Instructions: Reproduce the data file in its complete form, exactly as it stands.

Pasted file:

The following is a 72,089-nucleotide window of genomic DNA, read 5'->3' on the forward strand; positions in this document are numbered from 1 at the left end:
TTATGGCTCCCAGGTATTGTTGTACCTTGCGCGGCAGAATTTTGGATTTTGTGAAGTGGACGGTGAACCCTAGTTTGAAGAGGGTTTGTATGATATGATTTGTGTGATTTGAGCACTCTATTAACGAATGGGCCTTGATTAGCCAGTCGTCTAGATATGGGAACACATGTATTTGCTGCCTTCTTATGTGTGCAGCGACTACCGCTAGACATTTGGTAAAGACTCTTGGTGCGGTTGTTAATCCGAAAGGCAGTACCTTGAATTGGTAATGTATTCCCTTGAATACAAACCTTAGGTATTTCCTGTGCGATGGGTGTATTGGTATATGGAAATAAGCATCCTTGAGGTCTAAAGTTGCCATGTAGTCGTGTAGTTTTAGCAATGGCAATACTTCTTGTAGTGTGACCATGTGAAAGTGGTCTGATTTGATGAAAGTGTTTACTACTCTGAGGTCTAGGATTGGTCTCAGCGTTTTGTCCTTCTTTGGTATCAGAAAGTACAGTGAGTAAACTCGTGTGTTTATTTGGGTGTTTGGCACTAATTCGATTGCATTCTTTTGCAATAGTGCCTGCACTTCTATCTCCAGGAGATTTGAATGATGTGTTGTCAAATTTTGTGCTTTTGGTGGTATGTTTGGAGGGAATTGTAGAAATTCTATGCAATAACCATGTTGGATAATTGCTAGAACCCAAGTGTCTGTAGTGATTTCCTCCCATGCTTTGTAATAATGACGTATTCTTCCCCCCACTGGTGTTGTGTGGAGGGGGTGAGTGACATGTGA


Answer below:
The following is a 72,089-nucleotide window of genomic DNA, read 5'->3' on the forward strand; positions in this document are numbered from 1 at the left end:
TTATGGCTCCCAGGTATTGTTGTACCTTGCGCGGCAGAATTTTGGATTTTGTGAAGTGGACGGTGAACCCTAGTTTGAAGAGGGTTTGTATGATATGATTTGTGTGATTTGAGCACTCTATTAACGAATGGGCCTTGATTAGCCAGTCGTCTAGATATGGGAACACATGTATTTGCTGCCTTCTTATGTGTGCAGCGACTACCGCTAGACATTTGGTAAAGACTCTTGGTGCGGTTGTTAATCCGAAAGGCAGTACCTTGAATTGGTAATGTATTCCCTTGAATACAAACCTTAGGTATTTCCTGTGCGATGGGTGTATTGGTATATGGAAATAAGCATCCTTGAGGTCTAAAGTTGCCATGTAGTCGTGTAGTTTTAGCAATGGCAATACTTCTTGTAGTGTGACCATGTGAAAGTGGTCTGATTTGATGAAAGTGTTTACTACTCTGAGGTCTAGGATTGGTCTCAGCGTTTTGTCCTTCTTTGGTATCAGAAAGTACAGTGAGTAAACTCGTGTGTTTATTTGGGTGTTTGGCACTAATTCGATTGCATTCTTTTGCAATAGTGCCTGCACTTCTATCTCCAGGAGATTTGAATGATGTGTTGTCAAATTTTGTGCTTTTGGTGGTATGTTTGGAGGGAATTGTAGAAATTCTATGCAATAACCATGTTGGATAATTGCTAGAACCCAAGTGTCTGTAGTGATTTCCTCCCATGCTTTGTAATAATGACGTATTCTTCCCCCCACTGGTGTTGTGTGGAGGGGGTGAGTGACATGTGA